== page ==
Friday, August 01, 2008

Oslo Peace Conference - Two steps backwards in understanding conflict / violence

Some of the mediocre information which was displayed at conference can be
viewed at
It mainly consists of copy pasted work from the internet with a heavy
dosage of state propoganda.

A report on the Oslo peace conference which took place a few months ago..

Via Gyanoprapha


If a group of eminently undistinguished European NGO's get together to organize a Conference on Peace and Reconciliation in South Asia, you might be forgiven for wondering why it hardly receives any coverage in the Indian media.

But if you were told that it was attended by the likes of

• Prof. Brahma Chellaney, Centre for Policy Research, India
• Mr. Kalpataru Das, Member of the Orissa State Legislative Assembly, India
• Mr. Francois Gautier, Editor in Chief, La Revue de l'Inde
• Mr. Giridhari Nayak, Inspector General of Police, Chhattisgarh, India
• Mr. Ramvichar Netam, Home Minister of Chhattisgarh, India,

and that the subject of their discussion with European MP's and journalists and other analysts and egg-heads was the threats of naxalism and the "spontaneous citizen response" of Salwa Judum, and that this was the first such opportunity for the state to present its case abroad, you might wonder why it did not receive even passing coverage. But thanks to the moderators of CGNet, here is a report that appeared on April 22. Unfortunately, the provenance of the report remains unknown, for reasons that will become clear when one reads the report.

My attempts to discover an internet trail for the Oslo peace conference in the Indian media on Google today proved infructuous, except for this which refers to the naxalite tragedy in Chhattisgarh only in passing, and this, which has none.

A little investigation will reveal that two of the NGO's associated with the conference - Art of Living and the International Association for Human Values - are both the organizational children of someone who makes himself known under the title of His Holiness Sri Sri Ravi Shankar. Nothing unexpected about a sadhu propagandizing for peace, in fact I wish more would do so honestly and critically. But what is a sadhu who claims to be promoting peace doing in the company of the persons listed above? And why, if his interest in peace is non-partisan, were there no opponents of Salwa Judum, or people critical of the government's stance on the maoists, represented at the conference?

Another participant in the discussion was a French journalist resident in India called Mr. Francois Gautier. His own website shows him to be a fervent supporter of the right-wing Hinduist form of politics that goes under the name of Hindutva. This form of politics has generally been associated with Hindu religious extremism that (together with the extremism of Muslims) has wreaked havoc in our country through terror bombings and riots for the last two decades. In Chhattisgarh, more so than its opposition the Congress Party, it has also generally been associated with an exclusively "get tough" stance towards the problem of naxalism that has actually resulted in an acceleration and increase of violence, while doing very little to improve health, education and basic human rights to the communities being destroyed by a predatory model of development.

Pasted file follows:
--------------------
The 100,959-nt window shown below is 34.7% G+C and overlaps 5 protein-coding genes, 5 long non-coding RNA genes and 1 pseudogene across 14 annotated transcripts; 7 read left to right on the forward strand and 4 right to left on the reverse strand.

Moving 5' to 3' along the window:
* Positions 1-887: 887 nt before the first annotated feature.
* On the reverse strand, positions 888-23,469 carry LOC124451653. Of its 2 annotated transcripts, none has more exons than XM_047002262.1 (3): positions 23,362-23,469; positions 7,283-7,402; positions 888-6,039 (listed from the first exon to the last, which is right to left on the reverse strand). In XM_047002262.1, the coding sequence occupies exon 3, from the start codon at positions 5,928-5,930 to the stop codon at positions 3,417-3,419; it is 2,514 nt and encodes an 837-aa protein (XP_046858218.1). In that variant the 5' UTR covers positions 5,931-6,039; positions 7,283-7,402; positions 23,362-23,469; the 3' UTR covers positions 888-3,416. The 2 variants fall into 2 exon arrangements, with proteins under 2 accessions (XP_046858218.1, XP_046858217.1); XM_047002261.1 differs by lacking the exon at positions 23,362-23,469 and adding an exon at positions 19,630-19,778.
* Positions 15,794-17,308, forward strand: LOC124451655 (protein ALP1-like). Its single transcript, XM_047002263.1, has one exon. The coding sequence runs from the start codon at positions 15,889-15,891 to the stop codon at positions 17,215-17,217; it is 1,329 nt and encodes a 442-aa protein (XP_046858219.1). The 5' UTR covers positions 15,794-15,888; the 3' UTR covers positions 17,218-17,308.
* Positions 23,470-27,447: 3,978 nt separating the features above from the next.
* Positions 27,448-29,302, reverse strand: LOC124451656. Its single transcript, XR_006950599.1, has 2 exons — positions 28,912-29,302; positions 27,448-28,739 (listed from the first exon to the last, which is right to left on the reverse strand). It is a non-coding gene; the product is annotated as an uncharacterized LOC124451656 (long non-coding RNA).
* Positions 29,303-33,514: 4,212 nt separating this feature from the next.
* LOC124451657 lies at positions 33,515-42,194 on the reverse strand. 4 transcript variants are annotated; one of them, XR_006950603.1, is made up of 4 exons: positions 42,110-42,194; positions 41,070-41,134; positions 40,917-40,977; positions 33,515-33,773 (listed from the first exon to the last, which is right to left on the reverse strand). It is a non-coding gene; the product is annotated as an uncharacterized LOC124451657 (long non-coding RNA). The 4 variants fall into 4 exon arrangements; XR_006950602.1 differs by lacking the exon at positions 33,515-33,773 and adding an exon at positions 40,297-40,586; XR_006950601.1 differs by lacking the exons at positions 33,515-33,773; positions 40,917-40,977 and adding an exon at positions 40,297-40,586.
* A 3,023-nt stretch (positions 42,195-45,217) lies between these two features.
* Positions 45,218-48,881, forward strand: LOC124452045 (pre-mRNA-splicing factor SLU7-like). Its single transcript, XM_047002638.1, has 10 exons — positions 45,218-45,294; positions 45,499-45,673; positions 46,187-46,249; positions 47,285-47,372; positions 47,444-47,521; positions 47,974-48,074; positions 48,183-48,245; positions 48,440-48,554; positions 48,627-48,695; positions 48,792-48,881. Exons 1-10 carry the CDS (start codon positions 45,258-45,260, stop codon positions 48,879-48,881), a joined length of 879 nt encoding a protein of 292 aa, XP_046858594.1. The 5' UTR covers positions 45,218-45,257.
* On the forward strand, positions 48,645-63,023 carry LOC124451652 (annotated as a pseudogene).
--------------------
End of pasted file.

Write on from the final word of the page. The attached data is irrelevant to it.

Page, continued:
Not surprisingly, the report shows that Mr. Gautier was as anxious to dismiss dissenting opinion in Salwa Judum and naxalism as you would expect from a man more interested in propagating a particular ideological point of view than promoting a dialogue for peace and reconciliation.

The curious thing is that Mr. Brahma Chellaney, whose website has pictures from all his foreign conferences, has somehow failed to update his website with any information about Oslo till today. The conference website says very little about his own participation, and certainly he doesn't tell us very much either. Does this suggest how unimpressed he was with the whole proceedings?

All in all, it seems to have been a conference that only resulted in some more kudos for the publicity-hungry Sri Sri Ravi Shankar (which I couldn't help unkindly thinking is a name that is designed to maximize his brand equity among gullible foreigners). But because it was so one-sided, it could not have shed much light on how to actually bring about peace. I was not surprised to see that, having failed to convince the Supreme Court of the legality of its Salwa Judum operations, the Chhattisgarh government is now reduced to riding piggy-back on the reputation of godmen to convince the world outside India - in its first such move abroad - of its credibility as peacemaker. But someone should have told them that having Netam the Home Minister publicly make the laughable claim that Naxalites eat little children may not have been the best way to achieve credibility.


This conference was held in Oslo, Norway on the 10th and 11th of April. It was organised by the International Association for Human Values, a volunteer-based, charitable non-governmental organisation based in Geneva and founded by H.H. Sri Sri Ravi Shankar.

The first day was dedicated to panel presentations and individual
presentations about each conflict that was to be discussed during the
conference. Before the panel sessions were initiated H.H. Sri Sri Ravi